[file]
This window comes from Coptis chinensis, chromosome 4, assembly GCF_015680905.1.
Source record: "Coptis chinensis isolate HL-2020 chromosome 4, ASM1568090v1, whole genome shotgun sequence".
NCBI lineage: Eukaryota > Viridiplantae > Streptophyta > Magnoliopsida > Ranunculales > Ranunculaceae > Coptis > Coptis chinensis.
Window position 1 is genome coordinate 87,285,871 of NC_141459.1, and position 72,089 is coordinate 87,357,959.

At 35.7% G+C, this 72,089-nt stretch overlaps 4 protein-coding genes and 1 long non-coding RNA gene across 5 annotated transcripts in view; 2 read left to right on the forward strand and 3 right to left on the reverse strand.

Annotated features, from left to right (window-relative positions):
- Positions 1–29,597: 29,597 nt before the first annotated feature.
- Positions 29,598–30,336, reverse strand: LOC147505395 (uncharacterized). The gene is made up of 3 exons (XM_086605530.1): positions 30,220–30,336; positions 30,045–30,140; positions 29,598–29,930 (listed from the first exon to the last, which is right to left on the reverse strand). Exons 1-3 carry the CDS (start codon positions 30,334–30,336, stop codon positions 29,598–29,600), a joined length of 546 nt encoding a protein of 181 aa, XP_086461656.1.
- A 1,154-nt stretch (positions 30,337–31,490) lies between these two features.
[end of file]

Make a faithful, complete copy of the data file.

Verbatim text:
This window comes from Coptis chinensis, chromosome 4, assembly GCF_015680905.1.
Source record: "Coptis chinensis isolate HL-2020 chromosome 4, ASM1568090v1, whole genome shotgun sequence".
NCBI lineage: Eukaryota > Viridiplantae > Streptophyta > Magnoliopsida > Ranunculales > Ranunculaceae > Coptis > Coptis chinensis.
Window position 1 is genome coordinate 87,285,871 of NC_141459.1, and position 72,089 is coordinate 87,357,959.

At 35.7% G+C, this 72,089-nt stretch overlaps 4 protein-coding genes and 1 long non-coding RNA gene across 5 annotated transcripts in view; 2 read left to right on the forward strand and 3 right to left on the reverse strand.

Annotated features, from left to right (window-relative positions):
- Positions 1–29,597: 29,597 nt before the first annotated feature.
- Positions 29,598–30,336, reverse strand: LOC147505395 (uncharacterized). The gene is made up of 3 exons (XM_086605530.1): positions 30,220–30,336; positions 30,045–30,140; positions 29,598–29,930 (listed from the first exon to the last, which is right to left on the reverse strand). Exons 1-3 carry the CDS (start codon positions 30,334–30,336, stop codon positions 29,598–29,600), a joined length of 546 nt encoding a protein of 181 aa, XP_086461656.1.
- A 1,154-nt stretch (positions 30,337–31,490) lies between these two features.